1. David B says:



    1. Carole Levy says:

      Thanks! It’s coming from a blog master…

  2. robin says:

    Your curves totally rock!!! : )

  3. Nate Scott says:

    The latest bit of inspiration I have heard–concerning my learning curve–is an “oldie, but goodie”. How do you eat an elephant? One bit ate a time.
    I have not–nor do I plan on eating an elephant–but I the message resonates deeply with me…as does your wonderful cartoon scientificness of a blog (go ego…go ego…go ego…)

    So, I am currently learning several new skills. My best practices lately, have been focusing on my why?; as well as “doing” that new skill daily–however, I don’t try and master it. I just take it one step at a time…well in the case of my analogy, one bite at a time.
    I am learning whether I grow an inch or a foot–I still grow.
    I really enjoyed this blog! It reminds me of what I am needing to do–write blogs on my website, instead on facebook. But, I get so many more comments on facebook 🙁

    1. Carole Levy says:

      It’s hard to not be derailed from our focus by the number of comments! (whether it’s on blog or Facebook). But is it the right thermometer?

  4. Jenny Crocker says:

    I plateau at the same places–especially self-doubt when its difficult or the feedback isn’t great. I get stuck at, if it’s not going to be great, why do it? My practice (today at least) is to get clear on the “why.” How does this project fit into the overall picture of what I want to contribute? That helps me keep going and keep learning (some of the time) even when it’s difficult.

    1. Carole Levy says:

      Thanks for sharing your practice! Nate Scott (comment’s below) also reminded me of the “why we do what we do” when we get stuck… It’s an essential question with a visceral answer and I haven’t succeeded to name it yet! But for sure, I keep drawing and writing despite my numerous self-doubt crisis!

  5. Ian Curtin says:

    Oh the twisted paths our egos take us on. Thankfully your graph indicates we can always move forward if we pick ourselves up, dust ourselves off, have a bit of chuckle at ourselves and embody the learning each curve offers us. I love that you are offering such wisdom through your craft. And my learning is a joy since I get to laugh and share this with my friends and colleagues. Thanks Carole

    1. Carole Levy says:

      Yes, i truly believe that we always move forward when we stick to the dusty, uncomfortable, sometimes shortly rewarding path, of our learning curves! Thanks for adding your thoughtful comment!

  6. Lara says:

    and this time, you already have 9 comments, that’s 3 times as many as last time!!!

    1. Carole says:

      … so I’m going to enter soon into the performance phase, wanting to do as good for my next blog!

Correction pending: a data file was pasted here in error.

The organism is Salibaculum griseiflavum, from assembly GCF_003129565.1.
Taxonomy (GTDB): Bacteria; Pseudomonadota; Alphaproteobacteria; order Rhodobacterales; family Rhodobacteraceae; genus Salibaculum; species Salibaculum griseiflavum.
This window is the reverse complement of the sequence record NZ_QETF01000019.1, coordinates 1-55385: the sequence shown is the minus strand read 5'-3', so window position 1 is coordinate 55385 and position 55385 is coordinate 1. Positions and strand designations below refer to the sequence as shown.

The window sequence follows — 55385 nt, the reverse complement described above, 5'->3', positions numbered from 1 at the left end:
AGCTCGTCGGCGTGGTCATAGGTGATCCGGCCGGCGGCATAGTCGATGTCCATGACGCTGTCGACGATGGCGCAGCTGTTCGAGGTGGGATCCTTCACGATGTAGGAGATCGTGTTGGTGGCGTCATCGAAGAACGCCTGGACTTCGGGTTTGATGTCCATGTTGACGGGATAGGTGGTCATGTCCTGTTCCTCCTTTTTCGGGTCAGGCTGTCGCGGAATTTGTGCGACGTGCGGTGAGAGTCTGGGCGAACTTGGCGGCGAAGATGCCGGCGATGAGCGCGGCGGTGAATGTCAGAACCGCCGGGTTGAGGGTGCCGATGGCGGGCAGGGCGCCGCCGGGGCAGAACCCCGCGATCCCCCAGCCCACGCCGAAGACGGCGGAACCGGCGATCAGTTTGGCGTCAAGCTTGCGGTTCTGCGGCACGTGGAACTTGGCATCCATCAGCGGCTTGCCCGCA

7. Kim says:


  8. Jon Leland says:

    Well done. Very colorful and meaningful. Great creativity. Love this.

  9. Nick B says:

    Cartoon is printed and hanging on my wall!

    1. Carole Levy says:

      You’re a wise man!

  10. Bobbi Owens says:

    Thanks Carole: my learning is fraught with stress. When I step outside my comfort zone, the little girl (I call her Princess) hounds me with caution born of fear. I should write better. My grammar is substandard. Am I revealing something about me that will embarrass or shame my family. Do I have the right to get clarity for myself at the expense of others? Princess wants me to stay safe because no one is coming to save me if I fall on my face. All my excuses do not stop me because folk like you have the sills and vulnerability to expose the process of creativity. Writing is not easy. The high of completing a published project is fleeting. I must write because I have to. My soul yearns to engage in a creative process. For this reason, I have to tolerate the high and low feelings and think objectively about the outcome. I am at my best when I follow my heart.

    1. Carole Levy says:

      Dear Bobbi, I think you just summarized very well the difficulty to express creativity and to keep a learning mindset. I also have a little girl inside of me who is telling us “don’t do that, you’re not good enough, who do you think you are”. She showed up yesterday. Over the last 40 years (yes, 40) my job has been to lower this voice and take risks. Small, insignificant risks. What helped me a lot these last years, is my “urge” to express my creativity and the realization that, even when I was falling into the deeper “ego-gag” and thought I was the biggest failure the earth had never carried on… the urge to create was coming back. I encourage you with my whole heart to write, fail, keep writing, find your voice. And you have one!

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